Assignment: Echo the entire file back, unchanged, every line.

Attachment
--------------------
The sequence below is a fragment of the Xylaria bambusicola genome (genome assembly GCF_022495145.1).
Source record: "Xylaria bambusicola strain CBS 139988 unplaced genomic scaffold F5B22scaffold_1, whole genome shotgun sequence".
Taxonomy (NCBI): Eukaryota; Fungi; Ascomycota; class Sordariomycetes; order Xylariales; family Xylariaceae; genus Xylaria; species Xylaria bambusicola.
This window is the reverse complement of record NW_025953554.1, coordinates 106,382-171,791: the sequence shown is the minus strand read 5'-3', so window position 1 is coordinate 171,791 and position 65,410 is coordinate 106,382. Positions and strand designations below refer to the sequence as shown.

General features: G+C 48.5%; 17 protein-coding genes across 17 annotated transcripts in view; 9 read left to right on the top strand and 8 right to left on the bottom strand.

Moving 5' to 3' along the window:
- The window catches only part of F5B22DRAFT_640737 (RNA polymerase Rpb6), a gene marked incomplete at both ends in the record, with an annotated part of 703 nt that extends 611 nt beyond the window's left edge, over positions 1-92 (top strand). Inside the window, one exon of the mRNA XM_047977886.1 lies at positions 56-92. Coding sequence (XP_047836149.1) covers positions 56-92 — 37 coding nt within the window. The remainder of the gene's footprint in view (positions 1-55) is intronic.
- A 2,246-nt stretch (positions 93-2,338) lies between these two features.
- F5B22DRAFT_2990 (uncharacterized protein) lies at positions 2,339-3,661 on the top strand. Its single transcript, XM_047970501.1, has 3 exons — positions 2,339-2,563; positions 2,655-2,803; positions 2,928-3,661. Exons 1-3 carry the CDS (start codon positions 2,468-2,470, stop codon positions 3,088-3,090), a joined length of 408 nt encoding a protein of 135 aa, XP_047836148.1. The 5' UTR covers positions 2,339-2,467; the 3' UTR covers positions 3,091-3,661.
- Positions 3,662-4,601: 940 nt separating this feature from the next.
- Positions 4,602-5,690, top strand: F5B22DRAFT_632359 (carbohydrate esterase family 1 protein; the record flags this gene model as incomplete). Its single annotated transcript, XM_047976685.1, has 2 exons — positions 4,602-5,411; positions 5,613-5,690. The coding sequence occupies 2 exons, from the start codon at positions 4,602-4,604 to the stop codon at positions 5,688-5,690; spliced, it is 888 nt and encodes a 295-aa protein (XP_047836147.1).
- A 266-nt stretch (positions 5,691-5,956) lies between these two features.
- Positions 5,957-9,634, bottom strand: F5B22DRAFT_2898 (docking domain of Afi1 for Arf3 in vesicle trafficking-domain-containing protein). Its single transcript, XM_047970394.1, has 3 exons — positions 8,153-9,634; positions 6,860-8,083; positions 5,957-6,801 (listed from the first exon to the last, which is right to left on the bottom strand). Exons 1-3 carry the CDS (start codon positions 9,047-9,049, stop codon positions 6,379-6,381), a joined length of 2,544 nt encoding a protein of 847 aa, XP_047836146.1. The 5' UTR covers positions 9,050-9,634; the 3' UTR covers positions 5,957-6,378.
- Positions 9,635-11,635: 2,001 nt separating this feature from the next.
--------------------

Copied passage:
The sequence below is a fragment of the Xylaria bambusicola genome (genome assembly GCF_022495145.1).
Source record: "Xylaria bambusicola strain CBS 139988 unplaced genomic scaffold F5B22scaffold_1, whole genome shotgun sequence".
Taxonomy (NCBI): Eukaryota; Fungi; Ascomycota; class Sordariomycetes; order Xylariales; family Xylariaceae; genus Xylaria; species Xylaria bambusicola.
This window is the reverse complement of record NW_025953554.1, coordinates 106,382-171,791: the sequence shown is the minus strand read 5'-3', so window position 1 is coordinate 171,791 and position 65,410 is coordinate 106,382. Positions and strand designations below refer to the sequence as shown.

General features: G+C 48.5%; 17 protein-coding genes across 17 annotated transcripts in view; 9 read left to right on the top strand and 8 right to left on the bottom strand.

Moving 5' to 3' along the window:
- The window catches only part of F5B22DRAFT_640737 (RNA polymerase Rpb6), a gene marked incomplete at both ends in the record, with an annotated part of 703 nt that extends 611 nt beyond the window's left edge, over positions 1-92 (top strand). Inside the window, one exon of the mRNA XM_047977886.1 lies at positions 56-92. Coding sequence (XP_047836149.1) covers positions 56-92 — 37 coding nt within the window. The remainder of the gene's footprint in view (positions 1-55) is intronic.
- A 2,246-nt stretch (positions 93-2,338) lies between these two features.
- F5B22DRAFT_2990 (uncharacterized protein) lies at positions 2,339-3,661 on the top strand. Its single transcript, XM_047970501.1, has 3 exons — positions 2,339-2,563; positions 2,655-2,803; positions 2,928-3,661. Exons 1-3 carry the CDS (start codon positions 2,468-2,470, stop codon positions 3,088-3,090), a joined length of 408 nt encoding a protein of 135 aa, XP_047836148.1. The 5' UTR covers positions 2,339-2,467; the 3' UTR covers positions 3,091-3,661.
- Positions 3,662-4,601: 940 nt separating this feature from the next.
- Positions 4,602-5,690, top strand: F5B22DRAFT_632359 (carbohydrate esterase family 1 protein; the record flags this gene model as incomplete). Its single annotated transcript, XM_047976685.1, has 2 exons — positions 4,602-5,411; positions 5,613-5,690. The coding sequence occupies 2 exons, from the start codon at positions 4,602-4,604 to the stop codon at positions 5,688-5,690; spliced, it is 888 nt and encodes a 295-aa protein (XP_047836147.1).
- A 266-nt stretch (positions 5,691-5,956) lies between these two features.
- Positions 5,957-9,634, bottom strand: F5B22DRAFT_2898 (docking domain of Afi1 for Arf3 in vesicle trafficking-domain-containing protein). Its single transcript, XM_047970394.1, has 3 exons — positions 8,153-9,634; positions 6,860-8,083; positions 5,957-6,801 (listed from the first exon to the last, which is right to left on the bottom strand). Exons 1-3 carry the CDS (start codon positions 9,047-9,049, stop codon positions 6,379-6,381), a joined length of 2,544 nt encoding a protein of 847 aa, XP_047836146.1. The 5' UTR covers positions 9,050-9,634; the 3' UTR covers positions 5,957-6,378.
- Positions 9,635-11,635: 2,001 nt separating this feature from the next.